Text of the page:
As indicated at the close of Henry IV, Part II, King Henry V is planning on entering into a war with France over some disputed lands and titles. He has instructed the Archbishop to be sure that his claims are valid. When the play opens, the Archbishop explains to his Bishop how he plans to convince the king to enter into a war with France, thus protecting the church's property, which might otherwise be placed in the hands of the state rather than left in the church's control.
After the king is convinced of the validity of his claims, an ambassador from France arrives with a rejection of the claims; he also delivers an insulting barrel of tennis balls from the French Dauphin, who still considers King Henry to be the silly and rowdy Prince Hal.
As they are on the verge of leaving for France, King Henry is tending to some business — releasing a prisoner for a minor offense — and then he turns to three of his trusted advisors and has them executed for conspiring with the French to assassinate him. Meanwhile, in the French court, no one seems to take Henry seriously. The entire court is contemptuous of his claims and of his abilities. They are so overconfident that they do not send help to the town of Harfleur, which Henry easily conquers. After this victory, Henry gives strict instructions that all the citizens are to be treated with mercy and that his soldiers are not to loot, rob, or insult the native population. However, a companion from Hal's youth, Bardolph, an inveterate thief, steals a small communion plate, and, as a result, he is executed.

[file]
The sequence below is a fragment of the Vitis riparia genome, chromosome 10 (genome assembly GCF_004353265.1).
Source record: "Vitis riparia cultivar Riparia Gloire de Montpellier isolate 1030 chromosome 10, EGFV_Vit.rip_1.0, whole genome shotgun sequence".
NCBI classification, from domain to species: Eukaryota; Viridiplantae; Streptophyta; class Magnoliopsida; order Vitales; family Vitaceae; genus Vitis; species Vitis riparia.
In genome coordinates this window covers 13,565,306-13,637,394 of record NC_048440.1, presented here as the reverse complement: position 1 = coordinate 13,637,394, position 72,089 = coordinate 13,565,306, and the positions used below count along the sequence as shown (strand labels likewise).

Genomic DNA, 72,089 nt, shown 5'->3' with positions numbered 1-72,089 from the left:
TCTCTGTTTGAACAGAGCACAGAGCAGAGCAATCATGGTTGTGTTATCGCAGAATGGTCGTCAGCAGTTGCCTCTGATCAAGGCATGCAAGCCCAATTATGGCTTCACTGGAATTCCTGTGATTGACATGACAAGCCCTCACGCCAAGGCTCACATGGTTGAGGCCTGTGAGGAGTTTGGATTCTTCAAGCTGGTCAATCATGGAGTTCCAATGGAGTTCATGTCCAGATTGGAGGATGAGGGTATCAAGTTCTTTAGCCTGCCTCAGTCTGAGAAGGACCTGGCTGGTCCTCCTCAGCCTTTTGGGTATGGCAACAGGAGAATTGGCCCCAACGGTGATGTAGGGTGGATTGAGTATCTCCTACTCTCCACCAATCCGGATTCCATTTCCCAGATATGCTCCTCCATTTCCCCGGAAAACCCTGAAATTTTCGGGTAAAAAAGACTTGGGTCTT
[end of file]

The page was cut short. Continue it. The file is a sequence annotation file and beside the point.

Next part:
In spite of the English victory, the French still do not express concern, even though the Princess Katharine is involved; if Henry is victorious, she will become Queen of England; as a result, she feels the necessity to learn the English language, and so she begins taking instructions in that language. Meanwhile, the reports that the English are sick and tattered allow the French to prepare for the battle with complete confidence, especially since they outnumber the English 60,000 to 12,000 troops.
Just before the crucial Battle of Agincourt, an emissary once again approaches King Henry with demands that he immediately surrender his person. His demands are rejected, and King Henry, in a patriotic speech, urges his troops to fight for "Harry, England, and St. George." By miraculous means, the English are victorious and the French are shamed into submission. At the end of the play, King Henry's demands are granted, and he is seen wooing and winning Princess Katharine as his future queen.